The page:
During the last week, a number of bitcoiners have been discussing Venezuela’s Administrative Service for Identification, Migration, and Foreigners, also known as SAIME accepting bitcoin payments for passport applications and renewals. A number of crypto journalists couldn’t confirm whether or not it is true, but evidence shows that SAIME was and still might be accepting bitcoin for passport services.
The authority in charge of issuing Venezuela’s passports shows that it was accepting bitcoin (BTC) for applications and renewals at some point last week. The rumors started when Ronny Martínez and a few others started tweeting screenshots of the payment service.
“The payment platform SAIME enabled payments with bitcoin (BTC) while the option of payments with credit/debit cards [are] coming soon,” he said. Martínez also tweeted a photo from SAIME’s Instagram account which shows the organization will accept petro for passports as well.
The SAIME notice published on Instagram reads:
“Dear user, you selected payment with cryptocurrencies. Please keep in mind that you will only have eight minutes to complete the transaction, so we recommend that you have your payment method on hand and facilitate the process without problems. Thanks for your understanding.”
In addition to the Instagram photo, and tweets from Martínez, Bitcoin Core developer Jimmy Song tweeted about the situation and confirmed that SAIME enabled payments with the platform Btcpay.
“[The] Venezuelan government is using Btcpay server to accept bitcoin for passport application payments. The same software is being used by [the Human Rights Foundation] to accept donations to subvert governments like Venezuela. If this doesn’t show that bitcoin is the money of enemies, I don’t know what does,” Song wrote.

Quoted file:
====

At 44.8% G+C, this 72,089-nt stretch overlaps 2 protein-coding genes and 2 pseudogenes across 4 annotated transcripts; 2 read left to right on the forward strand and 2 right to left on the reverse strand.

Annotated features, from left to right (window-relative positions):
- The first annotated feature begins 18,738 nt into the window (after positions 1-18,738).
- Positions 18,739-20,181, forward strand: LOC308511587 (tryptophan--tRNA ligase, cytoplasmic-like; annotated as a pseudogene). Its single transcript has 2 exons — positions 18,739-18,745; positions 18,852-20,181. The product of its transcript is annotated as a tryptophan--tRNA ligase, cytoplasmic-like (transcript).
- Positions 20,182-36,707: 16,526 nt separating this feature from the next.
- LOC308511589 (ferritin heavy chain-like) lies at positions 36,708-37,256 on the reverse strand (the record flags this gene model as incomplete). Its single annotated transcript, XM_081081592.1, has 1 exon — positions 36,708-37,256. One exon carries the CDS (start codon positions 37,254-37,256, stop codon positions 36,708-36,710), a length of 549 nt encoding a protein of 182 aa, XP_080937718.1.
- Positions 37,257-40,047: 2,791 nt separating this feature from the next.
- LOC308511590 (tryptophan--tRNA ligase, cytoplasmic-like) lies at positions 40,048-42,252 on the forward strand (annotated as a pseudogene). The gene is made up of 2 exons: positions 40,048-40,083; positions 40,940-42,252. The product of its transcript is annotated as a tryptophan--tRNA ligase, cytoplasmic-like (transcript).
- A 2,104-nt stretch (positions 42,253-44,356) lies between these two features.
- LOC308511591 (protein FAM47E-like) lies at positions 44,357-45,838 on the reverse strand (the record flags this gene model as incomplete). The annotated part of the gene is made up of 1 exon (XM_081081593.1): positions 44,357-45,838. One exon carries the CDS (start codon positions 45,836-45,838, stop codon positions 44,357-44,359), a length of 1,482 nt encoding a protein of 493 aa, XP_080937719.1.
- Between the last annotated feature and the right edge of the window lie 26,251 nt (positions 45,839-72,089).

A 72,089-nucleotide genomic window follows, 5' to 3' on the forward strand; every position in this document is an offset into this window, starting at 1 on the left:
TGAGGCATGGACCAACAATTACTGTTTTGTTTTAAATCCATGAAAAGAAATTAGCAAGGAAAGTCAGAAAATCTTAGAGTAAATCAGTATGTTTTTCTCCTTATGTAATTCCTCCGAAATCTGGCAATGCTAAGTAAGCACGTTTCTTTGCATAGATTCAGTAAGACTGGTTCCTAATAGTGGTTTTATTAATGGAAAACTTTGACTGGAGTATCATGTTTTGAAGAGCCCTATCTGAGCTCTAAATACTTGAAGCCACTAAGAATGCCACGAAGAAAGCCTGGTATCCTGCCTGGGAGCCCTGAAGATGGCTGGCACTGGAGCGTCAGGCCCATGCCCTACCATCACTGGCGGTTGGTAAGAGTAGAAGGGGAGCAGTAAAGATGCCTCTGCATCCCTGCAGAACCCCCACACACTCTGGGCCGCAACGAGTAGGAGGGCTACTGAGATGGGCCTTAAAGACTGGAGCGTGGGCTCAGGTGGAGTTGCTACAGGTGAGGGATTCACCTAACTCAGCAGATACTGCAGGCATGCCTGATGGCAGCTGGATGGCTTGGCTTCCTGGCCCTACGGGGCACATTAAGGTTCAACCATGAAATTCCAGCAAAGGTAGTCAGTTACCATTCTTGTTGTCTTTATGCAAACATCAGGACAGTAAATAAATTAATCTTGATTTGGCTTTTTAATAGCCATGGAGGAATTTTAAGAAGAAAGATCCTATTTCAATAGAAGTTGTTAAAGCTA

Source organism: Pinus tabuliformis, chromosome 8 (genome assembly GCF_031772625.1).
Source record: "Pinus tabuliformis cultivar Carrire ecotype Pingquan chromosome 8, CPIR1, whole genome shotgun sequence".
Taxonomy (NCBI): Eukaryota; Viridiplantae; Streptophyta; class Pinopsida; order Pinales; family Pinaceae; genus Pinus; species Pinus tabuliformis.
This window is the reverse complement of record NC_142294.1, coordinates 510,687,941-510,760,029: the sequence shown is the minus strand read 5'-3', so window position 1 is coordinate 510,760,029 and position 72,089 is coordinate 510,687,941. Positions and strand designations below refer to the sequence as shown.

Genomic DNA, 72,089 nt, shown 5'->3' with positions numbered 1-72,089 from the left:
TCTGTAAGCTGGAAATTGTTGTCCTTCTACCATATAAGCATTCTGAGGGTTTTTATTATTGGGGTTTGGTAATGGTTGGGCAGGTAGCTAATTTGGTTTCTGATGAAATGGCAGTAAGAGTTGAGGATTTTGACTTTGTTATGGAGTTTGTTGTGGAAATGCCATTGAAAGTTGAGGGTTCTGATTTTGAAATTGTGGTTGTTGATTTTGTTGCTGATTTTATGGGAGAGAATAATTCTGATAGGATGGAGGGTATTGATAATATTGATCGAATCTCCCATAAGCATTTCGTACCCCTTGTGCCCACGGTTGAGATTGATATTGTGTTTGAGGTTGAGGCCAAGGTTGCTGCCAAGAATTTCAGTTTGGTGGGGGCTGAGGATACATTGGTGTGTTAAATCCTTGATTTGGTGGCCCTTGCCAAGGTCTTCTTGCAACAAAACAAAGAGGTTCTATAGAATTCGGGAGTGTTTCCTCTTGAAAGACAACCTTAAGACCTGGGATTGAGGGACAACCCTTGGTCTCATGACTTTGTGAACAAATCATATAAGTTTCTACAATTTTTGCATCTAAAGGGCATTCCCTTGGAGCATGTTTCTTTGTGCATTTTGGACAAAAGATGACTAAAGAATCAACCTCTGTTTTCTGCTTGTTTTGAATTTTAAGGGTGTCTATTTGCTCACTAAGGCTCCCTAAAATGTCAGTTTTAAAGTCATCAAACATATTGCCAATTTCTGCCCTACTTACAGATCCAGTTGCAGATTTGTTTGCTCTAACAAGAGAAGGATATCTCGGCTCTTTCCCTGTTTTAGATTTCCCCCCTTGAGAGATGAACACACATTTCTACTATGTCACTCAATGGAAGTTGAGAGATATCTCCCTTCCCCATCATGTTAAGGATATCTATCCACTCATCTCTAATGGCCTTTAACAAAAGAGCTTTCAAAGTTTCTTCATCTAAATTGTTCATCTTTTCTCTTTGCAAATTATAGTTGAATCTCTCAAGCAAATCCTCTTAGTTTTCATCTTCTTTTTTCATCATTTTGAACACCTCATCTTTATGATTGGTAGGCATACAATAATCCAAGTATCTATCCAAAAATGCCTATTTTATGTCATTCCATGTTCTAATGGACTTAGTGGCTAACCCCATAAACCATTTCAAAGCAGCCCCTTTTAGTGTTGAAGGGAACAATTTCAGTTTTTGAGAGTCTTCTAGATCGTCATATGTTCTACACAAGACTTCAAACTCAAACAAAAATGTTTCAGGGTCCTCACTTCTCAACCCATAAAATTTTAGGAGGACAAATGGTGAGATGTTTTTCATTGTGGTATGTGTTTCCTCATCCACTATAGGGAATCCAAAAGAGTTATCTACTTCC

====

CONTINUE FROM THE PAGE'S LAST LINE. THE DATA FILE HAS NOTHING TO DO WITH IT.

A number of other members of the crypto community discussed how SAIME was accepting BTC for payments, but the service is alleged: “temporarily out of order.” A number of skeptics called it “fake news,” but Venezuela’s Administrative Service for Identification, Migration, and Foreigners secure “securepay.saime.app” URL leads directly to the page where BTC payments are accepted.
Anyone can verify the SAIME payment gateway and see the BTC payment option for themselves. Additionally, SAIME’s invoice says that Visa and Mastercard payments will be available soon.
In addition to the “securepay.saime.app” URL that leads to the payment application providing invoices for SAIME services, the organization is also mentioned on the Btcpay server list. On the Btcpay web portal where it hosts a list of “Merchants, projects, and organizations using Btcpay Server” it shows that SAIME is listed. “SAIME is the official Venezuelan website for passport issuance and renewal,” explains the Btcpay server website.
According to Cointelegraph’s Spain office, the publication reached out to SAIME officials, but has yet to get any confirmation on BTC payment acceptance. SAIME did tweet about accepting petro for passport payments as well, sharing the same picture Ronny Martínez shared days earlier.
“SAIME reminds you that our web page is enabled for Venezuelans who are abroad, a loosely translated tweet notes. “The payment alternatives are those offered by the page and for those who are in the country, and the cost of the procedures is anchored to the petro.”
What do you think about the Data that points to Venezuela accepting bitcoin for passports? Let us know in the comments section below.
Image Credits: Shutterstock, Pixabay, Wiki Commons, securepay.saime.app, Btcpay Server List
Purchase Bitcoin without visiting a cryptocurrency exchange. Buy BTC and BCH here.
Disclaimer: This article is for informational purposes only. It is not a direct offer or solicitation of an offer to buy or sell, or a recommendation or endorsement of any products, services, or companies. Bitcoin.com does not provide investment, tax, legal, or accounting advice. Neither the company nor the author is responsible, directly or indirectly, for any damage or loss caused or alleged to be caused by or in connection with the use of or reliance on any content, goods or services mentioned in this article.